- Gilad Sorek, 2013. "Efficient Self-Protection and Progress in Curing-Technology," Auburn Economics Working Paper Series auwp2013-07, Department of Economics, Auburn University.
- Dragone, Davide & Savorelli, Luca, 2012.
"Thinness and obesity: A model of food consumption, health concerns, and social pressure,"
Journal of Health Economics,
Elsevier, vol. 31(1), pages 243-256.
- Davide Dragone & Luca Savorelli, 2010. "Thinness and Obesity: A Model of Food Consumption, Health Concerns, and Social Pressure," STICERD - Economic Organisation and Public Policy Discussion Papers Series 017, Suntory and Toyota International Centres for Economics and Related Disciplines, LSE.
For technical questions regarding this item, or to correct its authors, title, abstract, bibliographic or download information, contact: (Wendy Shamier).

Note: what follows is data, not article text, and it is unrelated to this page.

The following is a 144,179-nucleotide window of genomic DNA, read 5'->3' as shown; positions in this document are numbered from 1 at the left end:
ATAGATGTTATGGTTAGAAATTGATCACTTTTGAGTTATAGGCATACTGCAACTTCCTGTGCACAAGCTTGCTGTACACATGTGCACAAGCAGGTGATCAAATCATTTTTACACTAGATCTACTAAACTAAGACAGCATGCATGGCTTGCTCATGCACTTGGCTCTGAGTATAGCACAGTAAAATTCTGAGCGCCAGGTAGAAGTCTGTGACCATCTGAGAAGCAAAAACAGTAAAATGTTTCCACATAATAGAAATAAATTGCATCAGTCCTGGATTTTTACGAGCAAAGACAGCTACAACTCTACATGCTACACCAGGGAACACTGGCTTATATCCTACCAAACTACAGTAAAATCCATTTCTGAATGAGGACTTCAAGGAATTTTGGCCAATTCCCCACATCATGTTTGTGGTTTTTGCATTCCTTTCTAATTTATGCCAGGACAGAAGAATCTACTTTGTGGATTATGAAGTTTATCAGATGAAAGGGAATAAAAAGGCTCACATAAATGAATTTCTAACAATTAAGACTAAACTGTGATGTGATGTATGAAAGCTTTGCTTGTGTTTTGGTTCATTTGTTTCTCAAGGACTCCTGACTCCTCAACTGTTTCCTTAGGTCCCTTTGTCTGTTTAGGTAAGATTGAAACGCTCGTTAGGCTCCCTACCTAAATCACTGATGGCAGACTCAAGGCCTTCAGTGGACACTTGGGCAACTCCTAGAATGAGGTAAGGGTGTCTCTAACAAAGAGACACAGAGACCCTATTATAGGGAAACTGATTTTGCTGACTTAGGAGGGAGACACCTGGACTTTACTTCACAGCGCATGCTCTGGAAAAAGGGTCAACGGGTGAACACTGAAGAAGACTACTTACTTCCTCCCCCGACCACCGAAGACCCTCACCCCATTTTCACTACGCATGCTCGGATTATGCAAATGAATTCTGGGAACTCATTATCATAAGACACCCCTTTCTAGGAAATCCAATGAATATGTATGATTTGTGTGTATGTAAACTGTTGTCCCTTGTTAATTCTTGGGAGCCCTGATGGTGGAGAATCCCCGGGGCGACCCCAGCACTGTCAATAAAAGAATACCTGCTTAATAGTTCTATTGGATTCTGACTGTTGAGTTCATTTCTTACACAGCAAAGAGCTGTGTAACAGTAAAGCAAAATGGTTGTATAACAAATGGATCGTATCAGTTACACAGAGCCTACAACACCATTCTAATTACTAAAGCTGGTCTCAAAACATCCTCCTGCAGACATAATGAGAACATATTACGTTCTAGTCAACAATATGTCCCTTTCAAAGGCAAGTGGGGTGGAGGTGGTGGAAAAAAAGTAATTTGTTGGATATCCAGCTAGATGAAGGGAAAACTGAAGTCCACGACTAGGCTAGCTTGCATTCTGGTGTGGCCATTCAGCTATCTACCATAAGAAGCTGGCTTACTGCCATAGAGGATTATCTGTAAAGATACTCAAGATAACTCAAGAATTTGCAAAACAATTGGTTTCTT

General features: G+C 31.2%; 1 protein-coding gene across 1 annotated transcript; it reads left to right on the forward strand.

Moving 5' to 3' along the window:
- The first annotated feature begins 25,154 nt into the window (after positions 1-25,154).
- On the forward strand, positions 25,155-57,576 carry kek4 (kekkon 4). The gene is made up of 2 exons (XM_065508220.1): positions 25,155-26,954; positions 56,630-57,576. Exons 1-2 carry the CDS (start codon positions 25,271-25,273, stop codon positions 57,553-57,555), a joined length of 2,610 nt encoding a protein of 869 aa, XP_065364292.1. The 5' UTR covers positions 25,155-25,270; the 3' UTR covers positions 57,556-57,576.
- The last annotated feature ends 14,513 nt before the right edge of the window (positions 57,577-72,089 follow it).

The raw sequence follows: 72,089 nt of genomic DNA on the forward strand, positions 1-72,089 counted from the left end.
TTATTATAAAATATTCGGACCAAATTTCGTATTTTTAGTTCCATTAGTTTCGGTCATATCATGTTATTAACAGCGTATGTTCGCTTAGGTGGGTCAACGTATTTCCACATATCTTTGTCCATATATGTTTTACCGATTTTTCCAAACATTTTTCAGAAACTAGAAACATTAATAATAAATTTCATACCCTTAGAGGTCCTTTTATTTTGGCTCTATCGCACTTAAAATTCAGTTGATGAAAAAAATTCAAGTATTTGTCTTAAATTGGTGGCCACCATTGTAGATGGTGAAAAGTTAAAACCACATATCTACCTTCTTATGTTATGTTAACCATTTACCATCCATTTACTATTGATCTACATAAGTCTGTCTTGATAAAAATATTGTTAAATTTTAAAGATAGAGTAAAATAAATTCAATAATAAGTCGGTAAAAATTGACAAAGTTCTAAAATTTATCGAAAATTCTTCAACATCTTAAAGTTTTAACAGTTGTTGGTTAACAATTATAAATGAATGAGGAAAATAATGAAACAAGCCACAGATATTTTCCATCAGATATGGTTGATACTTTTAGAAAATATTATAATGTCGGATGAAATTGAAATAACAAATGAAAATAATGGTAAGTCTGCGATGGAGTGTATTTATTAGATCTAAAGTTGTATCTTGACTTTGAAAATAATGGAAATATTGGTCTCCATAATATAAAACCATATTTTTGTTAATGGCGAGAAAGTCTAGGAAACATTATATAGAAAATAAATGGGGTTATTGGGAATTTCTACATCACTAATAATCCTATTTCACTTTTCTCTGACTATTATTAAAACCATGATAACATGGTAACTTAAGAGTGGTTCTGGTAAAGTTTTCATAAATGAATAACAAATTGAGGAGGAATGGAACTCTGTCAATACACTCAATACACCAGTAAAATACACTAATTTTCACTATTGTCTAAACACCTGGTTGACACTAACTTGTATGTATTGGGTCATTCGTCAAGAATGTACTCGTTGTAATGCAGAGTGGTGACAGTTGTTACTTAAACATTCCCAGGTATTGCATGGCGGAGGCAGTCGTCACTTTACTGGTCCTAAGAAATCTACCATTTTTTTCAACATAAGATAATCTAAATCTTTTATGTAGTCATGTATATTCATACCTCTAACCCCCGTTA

If you have authored this item and are not yet registered with RePEc, we encourage you to do it here. This allows to link your profile to this item. It also allows you to accept potential citations to this item that we are uncertain about.
If references are entirely missing, you can add them using this form.
If the full references list an item that is present in RePEc, but the system did not link to it, you can help with this form.
If you know of missing items citing this one, you can help us creating those links by adding the relevant references in the same way as above, for each refering item. If you are a registered author of this item, you may also want to check the "citations" tab in your profile, as there may be some citations waiting for confirmation.
Please note that corrections may take a couple of weeks to filter through the various RePEc services.